This weekend was my daughter’s birthday, and the machinations required to pull off a good party are amazing to me.  Of course, the folks made a trip to  see their favorite (only) granddaughter turn seven.  Grandmama came laden with presents.  My husband and I had bought a few of our own.  My main gift was three whole cards worth of earrings, because A got her ears pierced as an early gift.  I was amazed by that, because my husband had been adamantly against ear piercing from the get-go.  He actually made A do a survey at school to see how many of the other first grade girls had pierced ears.  He finally agreed to pierce them for her birthday, which is in July.  On Memorial Day, I guess he got a wild hair and said “Let’s just go get A’s ears pierced!” so that became an early birthday gift.  Her six weeks of healing were up so she could change out her earrings for her birthday.  Oddly, I bought three cards of earrings at Claire’s (doesn’t every little girl in America get their ears pierced at Claire’s?) and they promptly disappeared.  I was certain I had hidden them in their usual hiding place, the bathtub in the bathroom in my walk-in closet.  Gone.  I even went through A’s things to see if she had found and appropriated them.  Nope.  Not there.  Weirdest thing EVER.  I still haven’t found them.  I had to go back to Claire’s and get her a new set.  I also bought her a Barbie Vet dog in a pink carrier, which she had begged for when I got it for one of her friends a few months before.  I discovered to my chagrin that when she opened it, the damn thing talks.  It sneezes and you have to blow its nose.  It makes a smacking noise when you give it a bone.  This is all done with magnets – you just wave one of the accessories at its nose or mouth and the magnet senses it is there.  Then the dog makes the appropriate noise.  Magnets appear to be a hot new way to make kid’s toys work.  She got another set of little tacky plastic toys called Zoobles.  These things fold into little balls that won’t open up unless they contact metal.  They seem to contain little magnets that hold them closed.  When they touch metal, their eyes, ears, horns, fins, whatever pop out.  It’s rather diabolical.  DH got her a travel easel, which is pretty cool.  It’s got a chalkboard, a pad of paper, crayons, chalk, pens, a dry erase marker and a dry erase board all inside a little travel kit.  So that’s actually kind of neat.  Grandmama got her a ridiculous number of twirly dresses, which A is addicted to.  The dress must fly out when she twirls around.  She also got Jessica Simpson (!) dress shoes and a twirly skirt with a top.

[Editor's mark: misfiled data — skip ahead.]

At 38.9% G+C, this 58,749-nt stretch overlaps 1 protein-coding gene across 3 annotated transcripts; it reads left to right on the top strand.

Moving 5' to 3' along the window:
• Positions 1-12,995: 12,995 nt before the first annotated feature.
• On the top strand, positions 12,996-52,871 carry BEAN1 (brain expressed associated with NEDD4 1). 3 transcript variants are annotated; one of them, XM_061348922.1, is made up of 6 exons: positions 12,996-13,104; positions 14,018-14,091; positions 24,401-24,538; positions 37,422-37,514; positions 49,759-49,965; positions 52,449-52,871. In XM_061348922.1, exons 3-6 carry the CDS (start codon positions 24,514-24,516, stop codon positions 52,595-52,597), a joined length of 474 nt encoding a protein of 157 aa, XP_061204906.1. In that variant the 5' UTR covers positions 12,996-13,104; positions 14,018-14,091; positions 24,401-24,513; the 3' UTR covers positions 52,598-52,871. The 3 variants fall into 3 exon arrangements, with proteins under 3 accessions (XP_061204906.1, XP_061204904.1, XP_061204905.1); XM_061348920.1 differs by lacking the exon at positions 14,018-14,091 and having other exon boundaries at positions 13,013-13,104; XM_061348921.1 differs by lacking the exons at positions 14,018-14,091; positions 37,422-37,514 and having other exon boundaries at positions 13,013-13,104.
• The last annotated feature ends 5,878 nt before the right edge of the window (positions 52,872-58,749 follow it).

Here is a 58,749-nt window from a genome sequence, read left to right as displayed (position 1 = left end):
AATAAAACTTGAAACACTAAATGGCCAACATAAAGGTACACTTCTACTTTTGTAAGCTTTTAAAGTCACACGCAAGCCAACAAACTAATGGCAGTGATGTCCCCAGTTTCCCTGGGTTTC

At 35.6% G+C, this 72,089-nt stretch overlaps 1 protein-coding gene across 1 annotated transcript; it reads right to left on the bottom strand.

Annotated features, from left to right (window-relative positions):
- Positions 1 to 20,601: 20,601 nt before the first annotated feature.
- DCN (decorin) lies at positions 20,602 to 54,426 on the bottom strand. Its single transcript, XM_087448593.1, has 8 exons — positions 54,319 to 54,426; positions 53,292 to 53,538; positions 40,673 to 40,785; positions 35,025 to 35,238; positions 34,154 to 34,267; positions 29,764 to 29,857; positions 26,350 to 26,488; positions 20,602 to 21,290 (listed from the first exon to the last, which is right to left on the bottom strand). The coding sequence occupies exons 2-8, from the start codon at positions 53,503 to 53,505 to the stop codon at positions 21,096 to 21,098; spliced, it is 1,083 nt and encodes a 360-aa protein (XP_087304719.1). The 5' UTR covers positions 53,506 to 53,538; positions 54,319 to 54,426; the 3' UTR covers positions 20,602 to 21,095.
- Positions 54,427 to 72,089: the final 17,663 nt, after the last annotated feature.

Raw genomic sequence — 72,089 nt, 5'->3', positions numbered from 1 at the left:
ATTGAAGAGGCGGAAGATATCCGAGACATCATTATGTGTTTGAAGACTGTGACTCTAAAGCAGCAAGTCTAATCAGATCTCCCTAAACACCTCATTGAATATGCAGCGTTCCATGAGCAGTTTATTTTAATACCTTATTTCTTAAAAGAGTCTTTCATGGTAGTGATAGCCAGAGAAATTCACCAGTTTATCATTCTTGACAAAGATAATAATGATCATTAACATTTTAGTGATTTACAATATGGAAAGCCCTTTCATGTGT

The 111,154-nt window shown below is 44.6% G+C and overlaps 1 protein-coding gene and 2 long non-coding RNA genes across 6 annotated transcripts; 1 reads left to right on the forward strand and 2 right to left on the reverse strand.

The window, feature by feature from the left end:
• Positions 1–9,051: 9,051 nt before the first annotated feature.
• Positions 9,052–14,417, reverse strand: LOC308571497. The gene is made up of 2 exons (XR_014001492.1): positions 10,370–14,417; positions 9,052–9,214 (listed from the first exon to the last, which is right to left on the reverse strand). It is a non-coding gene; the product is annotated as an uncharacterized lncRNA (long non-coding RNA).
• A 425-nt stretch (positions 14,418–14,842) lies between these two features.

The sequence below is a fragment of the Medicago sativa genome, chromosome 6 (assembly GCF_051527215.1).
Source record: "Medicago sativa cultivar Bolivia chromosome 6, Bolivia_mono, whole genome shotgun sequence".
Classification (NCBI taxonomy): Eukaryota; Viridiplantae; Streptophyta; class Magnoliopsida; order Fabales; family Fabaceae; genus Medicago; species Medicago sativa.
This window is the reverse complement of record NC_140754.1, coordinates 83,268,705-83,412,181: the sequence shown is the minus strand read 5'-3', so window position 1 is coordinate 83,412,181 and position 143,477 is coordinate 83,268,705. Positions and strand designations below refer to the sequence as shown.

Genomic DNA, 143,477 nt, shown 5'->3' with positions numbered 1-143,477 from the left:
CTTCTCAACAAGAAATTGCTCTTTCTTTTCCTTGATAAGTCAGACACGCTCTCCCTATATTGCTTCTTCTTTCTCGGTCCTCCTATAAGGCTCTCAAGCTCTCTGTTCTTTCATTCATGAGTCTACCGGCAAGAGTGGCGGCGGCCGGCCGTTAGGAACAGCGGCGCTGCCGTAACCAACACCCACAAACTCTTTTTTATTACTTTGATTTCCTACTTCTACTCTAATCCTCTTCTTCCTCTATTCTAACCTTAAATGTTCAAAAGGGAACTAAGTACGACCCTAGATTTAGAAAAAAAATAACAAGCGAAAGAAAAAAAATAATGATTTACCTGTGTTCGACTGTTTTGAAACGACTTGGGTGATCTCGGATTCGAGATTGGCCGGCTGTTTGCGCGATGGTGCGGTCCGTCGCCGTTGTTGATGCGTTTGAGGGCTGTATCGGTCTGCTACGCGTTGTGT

The preparation for the party was a whole other ordeal.  The cake had to be ordered the week before.  We got it from Publix, of course, because Publix has the best buttercream icing.  A wanted chocolate, which I knew someone would hate/be allergic to.  Then, very weirdly, she decided that she wanted Strawberry Shortcake on her cake.  She does not have one single Strawberry Shortcake toy.  She has no movies.  She has no anything.  Why on earth did she want Strawberry Shortcake?  Anyway, that’s what she wanted.  So that’s what we got.  When we called about the cake the morning of the party, they freaked me out because they couldn’t find it.  Eventually they found it; they had not been able to figure out where it was because it was on “the other side,” whatever the heck that means.  Is that some kind of fourth-dimensional portal in the bakery at Publix?  Then we had to pick up napkins, plates, forks, blah blah blah.  I had previously put together party favors for the kids (the dollar section at Target rocks for these things), with little stretchy koosh balls with eyes, sunglasses (left over from her party two years ago), glow sticks (left over from her party last year, little plastic rings and a couple of miniature chocolates with which I utterly ruined my diet by eating the leftovers.  I concealed the wrappers in the garbage can of the bathroom of my walk-in closet, where I hide a lot of things.  Of course, there was a riot over the party favors.  I had bought assorted colors, and the girls all wound up wanting pink or purple.  Silly me.